FDR had affairs outside of his marriage we know this because we have the evidence. Eleanor discovered love letters between Franklin and her social secretary Lucy Mercer. She was obviously upset and asked him to stop the affair. He did –sort of. In the meantime Franklin contracted polio. As the dutiful wife Eleanor came to her husband’s aid physically and spiritually. Their marriage strengthened into one of respect and devotion although not one of intimacy and passion.  Franklin’s  illness also allowed Eleanor to find her voice which carried him to the New York governor’s mansion and later the White House.  Polio did not take Franklin out of commission in the infidelity department. The speculation is that Eleanor had a “don’t ask, don’t tell” policy. In fact FDR’s mistress Lucy Mercer  who was now the widowed Lucy Mercer Rutherford  was by his side when he died 1945. Lucy left before Eleanor arrived.  But really does any of this matter? What does matter is that Eleanor has gone down in history has one of the most memorable first ladies in history. That is what we remember. That is what remains in our collective memory. She was a woman of strength – not a victim.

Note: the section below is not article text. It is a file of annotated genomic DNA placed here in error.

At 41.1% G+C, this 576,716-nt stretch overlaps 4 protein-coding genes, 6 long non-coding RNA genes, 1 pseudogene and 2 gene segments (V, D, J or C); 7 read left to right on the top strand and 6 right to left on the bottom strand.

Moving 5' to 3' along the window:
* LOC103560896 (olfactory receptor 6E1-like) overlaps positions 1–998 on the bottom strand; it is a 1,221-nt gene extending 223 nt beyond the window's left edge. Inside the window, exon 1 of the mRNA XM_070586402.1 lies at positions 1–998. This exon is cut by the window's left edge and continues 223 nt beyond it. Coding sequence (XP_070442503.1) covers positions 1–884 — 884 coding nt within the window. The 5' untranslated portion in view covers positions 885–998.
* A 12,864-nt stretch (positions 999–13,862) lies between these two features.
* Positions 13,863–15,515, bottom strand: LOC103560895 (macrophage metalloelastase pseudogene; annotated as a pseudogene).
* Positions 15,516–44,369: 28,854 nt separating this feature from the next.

There is no doubt that the disruptive effect of an extramarital affair can take its toll on a marriage and obviously a political career as well. However frankly,  I have had it “up to here” with interviews and sob stories from women about how he cheated and I am standing by my man. Former New York Governor Spitzer, Bill Clinton, John Edwards blah, blah, blah. To explain this pattern it is useful to think in terms of victimization as well as supply and demand. Everyone likes a good scandal once and a while.


Middle English, from Late Latin scandalum stumbling block, offense, from Greek skandalon trap, stumbling block, offense; akin to Latin scandere to climb
13th century

1 a: discredit brought upon religion by unseemly conduct in a religious person b: conduct that causes or encourages a lapse of faith or of religious obedience in another

2: loss of or damage to reputation caused by actual or apparent violation of morality or propriety : disgrace.

3 a: a circumstance or action that offends propriety or established moral conceptions or disgraces those associated with it b: a person whose conduct offends propriety or morality